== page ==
One of the best ways to explore the hilly and charming streets of Lisbon is on the iconic Tram 28. This vintage yellow tram has been rattling through the city since 1914, connecting many of Lisbon’s top attractions. Riding Tram 28 is a quintessential Lisbon experience and a must-do for any visit to Portugal’s capital city. Here’s everything you need to know to ride this historic tram.
A Self-Guided Tour of the City’s Highlights
Tram 28 operates as a loop, beginning and ending in the Graça neighbourhood. The full loop takes about 30-40 minutes if you remain on the tram the entire time. However, the tram stops at many of Lisbon’s most popular spots, so you’ll want to hop on and off to explore.
Some of the highlights along the route include:
- Graça: Start your journey at the Graça stop, where you can visit the Graça Church and National Pantheon. Climb to the top of Graça Hill for panoramic views of the city.
- Alfama: Get off at Alfama and lose yourself in the winding streets of this ancient Moorish neighbourhood. Stop by the Sé de Lisboa cathedral and Saint Anthony church. Listen for the mournful sounds of fado music escaping from local bars.
- Baixa: The Baixa stop drops you in the heart of downtown Lisbon. Walk around the grand squares, shop at local stores, and dine on delicious Portuguese cuisine.
- Bairro Alto: The lively Bairro Alto district comes alive at night with people bar hopping and dancing. By day, wander through the charming cobblestone streets lined with wall murals.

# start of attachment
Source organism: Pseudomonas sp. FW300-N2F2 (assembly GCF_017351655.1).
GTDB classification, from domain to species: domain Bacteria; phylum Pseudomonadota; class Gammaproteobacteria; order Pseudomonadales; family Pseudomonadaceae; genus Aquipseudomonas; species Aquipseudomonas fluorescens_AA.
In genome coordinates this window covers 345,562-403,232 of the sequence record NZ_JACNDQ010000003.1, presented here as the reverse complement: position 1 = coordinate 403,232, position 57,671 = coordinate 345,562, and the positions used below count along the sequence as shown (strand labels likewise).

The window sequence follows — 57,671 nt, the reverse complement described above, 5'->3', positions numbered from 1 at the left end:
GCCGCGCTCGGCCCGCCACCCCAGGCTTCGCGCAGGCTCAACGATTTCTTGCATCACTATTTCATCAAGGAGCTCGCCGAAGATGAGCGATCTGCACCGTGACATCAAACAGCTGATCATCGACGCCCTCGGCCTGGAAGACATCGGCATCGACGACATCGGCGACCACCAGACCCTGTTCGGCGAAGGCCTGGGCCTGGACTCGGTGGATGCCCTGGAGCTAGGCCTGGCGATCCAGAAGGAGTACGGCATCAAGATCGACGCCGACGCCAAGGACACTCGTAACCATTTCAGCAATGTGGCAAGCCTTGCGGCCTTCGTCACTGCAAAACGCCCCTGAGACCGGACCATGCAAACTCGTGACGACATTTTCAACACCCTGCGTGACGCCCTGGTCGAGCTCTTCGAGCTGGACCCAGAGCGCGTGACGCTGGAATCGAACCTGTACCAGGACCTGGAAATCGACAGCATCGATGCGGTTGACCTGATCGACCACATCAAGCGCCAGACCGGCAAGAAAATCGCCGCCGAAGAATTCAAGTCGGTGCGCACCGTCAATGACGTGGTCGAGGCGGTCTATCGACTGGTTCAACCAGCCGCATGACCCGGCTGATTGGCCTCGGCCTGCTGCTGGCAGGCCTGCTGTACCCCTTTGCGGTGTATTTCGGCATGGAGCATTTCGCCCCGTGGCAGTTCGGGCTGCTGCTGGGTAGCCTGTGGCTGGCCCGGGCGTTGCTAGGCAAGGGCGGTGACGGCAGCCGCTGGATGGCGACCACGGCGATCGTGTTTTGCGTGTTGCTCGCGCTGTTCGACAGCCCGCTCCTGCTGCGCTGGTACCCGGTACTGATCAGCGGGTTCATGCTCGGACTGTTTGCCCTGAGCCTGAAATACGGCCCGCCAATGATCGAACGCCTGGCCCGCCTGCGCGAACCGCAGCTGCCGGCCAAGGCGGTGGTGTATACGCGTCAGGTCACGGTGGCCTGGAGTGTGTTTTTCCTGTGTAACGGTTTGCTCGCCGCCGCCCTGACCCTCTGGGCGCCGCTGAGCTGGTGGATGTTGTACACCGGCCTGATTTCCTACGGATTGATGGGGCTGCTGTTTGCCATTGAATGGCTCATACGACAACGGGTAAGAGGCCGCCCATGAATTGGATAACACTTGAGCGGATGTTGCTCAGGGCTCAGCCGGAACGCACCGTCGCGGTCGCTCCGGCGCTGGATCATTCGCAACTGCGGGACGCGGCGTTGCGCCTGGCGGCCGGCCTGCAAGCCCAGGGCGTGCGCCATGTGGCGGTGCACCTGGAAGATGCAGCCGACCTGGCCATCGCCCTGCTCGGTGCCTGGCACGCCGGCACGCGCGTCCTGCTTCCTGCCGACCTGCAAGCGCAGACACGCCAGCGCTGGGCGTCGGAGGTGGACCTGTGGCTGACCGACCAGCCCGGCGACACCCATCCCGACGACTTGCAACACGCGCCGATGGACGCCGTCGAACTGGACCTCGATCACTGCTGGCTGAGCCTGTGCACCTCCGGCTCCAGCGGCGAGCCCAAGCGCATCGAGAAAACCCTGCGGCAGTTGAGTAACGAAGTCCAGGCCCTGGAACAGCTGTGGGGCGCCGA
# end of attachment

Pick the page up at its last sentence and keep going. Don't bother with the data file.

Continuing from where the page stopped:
- Estrela: At the western end of the line, the Estrela stop provides access to the Estrela Basilica and Estrela Garden – one of Lisbon’s most beautiful green spaces.
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Hopping On and Off
Tram 28 runs from early morning until late evening, departing every 10-15 minutes.
You can hop on and off the tram as many times as you like using your reusable Viva Viagem card, which works for all of Lisbon’s public transit options. Buy the card for 6 EUR and load it with trips – each Tram 28 trip costs 2.85 EUR.
The trams do get very crowded, especially in the summer and on weekends. I’d recommend going early and avoiding the midday rush to get a seat with unobstructed views.
Also, be aware of your belongings in the crowded tram and hold onto the railings when the tram is moving.
While a timetable for Tram 28 exists, it is very loosely followed.
Don’t count on the times printed to plan your exploring or transfers. Just hop on the next tram that comes by for the start of your self-guided tour! Tram 28 is a Lisbon tradition and riding it is an experience in itself. Enjoy rattling through the city’s neighbourhoods and hopping on and off at the stops that interest you.